LightBox CEO says more states are taking broadband mapping into their own hands

With billions in federal broadband funding already in hand and more on the way, a significant number of states are looking to map internet coverage within their borders to get a better understanding of where help is needed, LightBox CEO Eric Frank told Fierce.

LightBox provides a geospatial mapping service and was previously tapped by officials in Georgia and Alabama to help create detailed broadband coverage maps. This week, Montana also selected LightBox to help it get a more accurate picture of the broadband landscape there.

Frank said these states are far from alone in pursuing mapping initiatives, noting “at least a dozen” states have recently issued requests for proposals (RFPs) for such projects. He added LightBox has been having conversations with other states who haven’t quite made it to the RFP phase but are still gathering information on how best to approach mapping and other broadband issues.

“It’s clear to us that many states have identified that there’s funding available to build these analytics for their own state and that they should do it, that they should get out in front of this, that they should build an analysis of exactly what’s happening in their community,” he said.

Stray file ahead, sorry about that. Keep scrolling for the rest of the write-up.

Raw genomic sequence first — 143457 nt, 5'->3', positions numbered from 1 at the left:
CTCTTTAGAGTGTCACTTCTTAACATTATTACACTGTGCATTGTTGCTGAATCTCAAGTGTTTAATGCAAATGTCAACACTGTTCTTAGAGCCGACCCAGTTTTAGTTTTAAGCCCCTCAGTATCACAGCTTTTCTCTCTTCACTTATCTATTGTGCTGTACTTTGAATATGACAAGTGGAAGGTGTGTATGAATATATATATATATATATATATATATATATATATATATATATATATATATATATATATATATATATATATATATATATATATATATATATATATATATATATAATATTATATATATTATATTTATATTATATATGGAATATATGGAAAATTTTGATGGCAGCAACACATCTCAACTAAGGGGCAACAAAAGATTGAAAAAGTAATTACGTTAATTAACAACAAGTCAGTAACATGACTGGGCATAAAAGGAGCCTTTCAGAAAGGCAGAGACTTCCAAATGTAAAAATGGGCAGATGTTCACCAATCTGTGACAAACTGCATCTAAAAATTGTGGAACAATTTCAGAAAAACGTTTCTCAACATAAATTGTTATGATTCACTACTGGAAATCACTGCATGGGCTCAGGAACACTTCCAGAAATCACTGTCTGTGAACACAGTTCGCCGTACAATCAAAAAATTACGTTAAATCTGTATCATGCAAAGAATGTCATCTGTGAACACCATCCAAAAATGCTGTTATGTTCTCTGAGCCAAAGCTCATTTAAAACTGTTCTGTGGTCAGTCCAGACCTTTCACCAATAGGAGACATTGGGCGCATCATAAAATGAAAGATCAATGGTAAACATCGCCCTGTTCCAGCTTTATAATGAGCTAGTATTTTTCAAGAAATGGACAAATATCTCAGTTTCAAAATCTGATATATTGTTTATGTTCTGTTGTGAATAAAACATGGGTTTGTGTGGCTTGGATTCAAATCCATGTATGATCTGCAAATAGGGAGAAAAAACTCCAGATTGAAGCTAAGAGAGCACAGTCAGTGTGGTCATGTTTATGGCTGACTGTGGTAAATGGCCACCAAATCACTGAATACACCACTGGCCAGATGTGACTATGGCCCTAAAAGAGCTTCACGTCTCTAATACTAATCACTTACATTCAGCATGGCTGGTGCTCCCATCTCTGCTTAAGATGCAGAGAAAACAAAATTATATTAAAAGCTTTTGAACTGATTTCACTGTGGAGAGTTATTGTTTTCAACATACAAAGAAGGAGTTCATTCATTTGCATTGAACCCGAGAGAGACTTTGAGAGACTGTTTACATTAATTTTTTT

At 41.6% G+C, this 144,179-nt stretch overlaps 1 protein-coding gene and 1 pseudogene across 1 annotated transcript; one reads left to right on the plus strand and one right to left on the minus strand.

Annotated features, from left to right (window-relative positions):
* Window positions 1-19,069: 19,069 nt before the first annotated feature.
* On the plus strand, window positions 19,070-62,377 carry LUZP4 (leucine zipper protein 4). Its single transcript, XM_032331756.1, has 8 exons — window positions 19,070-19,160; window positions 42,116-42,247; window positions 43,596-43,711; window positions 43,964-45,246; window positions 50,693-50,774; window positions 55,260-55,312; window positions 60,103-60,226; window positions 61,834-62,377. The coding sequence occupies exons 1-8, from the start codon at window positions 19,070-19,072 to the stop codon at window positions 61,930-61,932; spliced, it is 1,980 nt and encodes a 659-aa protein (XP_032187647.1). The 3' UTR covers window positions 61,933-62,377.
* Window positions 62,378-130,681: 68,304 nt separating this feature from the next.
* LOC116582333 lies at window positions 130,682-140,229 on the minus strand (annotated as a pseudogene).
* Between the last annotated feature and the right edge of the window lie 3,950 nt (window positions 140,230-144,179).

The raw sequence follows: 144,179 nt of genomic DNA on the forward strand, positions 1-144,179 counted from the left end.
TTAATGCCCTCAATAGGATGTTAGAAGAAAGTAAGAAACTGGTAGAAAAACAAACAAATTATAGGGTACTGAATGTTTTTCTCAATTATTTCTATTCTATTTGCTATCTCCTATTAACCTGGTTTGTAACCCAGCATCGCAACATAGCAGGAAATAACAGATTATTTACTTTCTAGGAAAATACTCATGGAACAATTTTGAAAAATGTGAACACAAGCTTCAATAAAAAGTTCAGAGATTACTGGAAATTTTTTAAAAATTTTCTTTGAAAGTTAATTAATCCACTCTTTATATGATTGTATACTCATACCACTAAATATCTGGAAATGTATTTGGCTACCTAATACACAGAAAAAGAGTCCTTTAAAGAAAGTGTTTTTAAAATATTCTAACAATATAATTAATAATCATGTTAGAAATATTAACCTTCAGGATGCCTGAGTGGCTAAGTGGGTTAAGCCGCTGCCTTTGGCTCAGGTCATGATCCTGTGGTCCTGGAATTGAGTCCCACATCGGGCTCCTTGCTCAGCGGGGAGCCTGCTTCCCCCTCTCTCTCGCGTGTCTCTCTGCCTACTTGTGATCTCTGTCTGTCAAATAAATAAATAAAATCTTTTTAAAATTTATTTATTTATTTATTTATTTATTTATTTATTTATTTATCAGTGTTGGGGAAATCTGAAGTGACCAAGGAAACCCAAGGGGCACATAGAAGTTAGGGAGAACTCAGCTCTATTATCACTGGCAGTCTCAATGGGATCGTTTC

The push among the states comes as the Federal Communications Commission (FCC) works to create new broadband coverage maps which will be used to help distribute billions in recently allocated federal broadband funding.

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“Obviously most states think that’s not a good solution, that they are in a better position to compile what’s happening in their market, to understand the nuances, if there’s rural and tribal information to use some of the state’s own data they have and to make the most accurate assessment of what’s happening on the ground,” Frank explained.

In Montana’s case, Frank said the state tapped LightBox to provide an end-to-end solution. That means instead of just supplying its real-estate location data for the state to use to create its own map, LightBox has also been charged with collecting and cleaning up service provider coverage data and overlaying that on its location fabric to create a serviceability map.

Frank said Montana has licensed the data from LightBox so it can be used across state agencies – for instance for highway work – rather than just for broadband.

Telco interest

The CEO added the interest from the states has sparked inbound inquiries from the telecom industry. In these cases, companies are looking for insights that can be used for marketing or strategy purposes, for instance to assess an addressable market or what their share of a market is.

While LightBox has supplied environmental data to the telecom industry for a while, “this is the first time I think telecom companies are coming to realize that data like what we’re talking about exists," Frank said. "I think they were used to Form 477 and didn’t really know that there were providers who gather very specific data on location."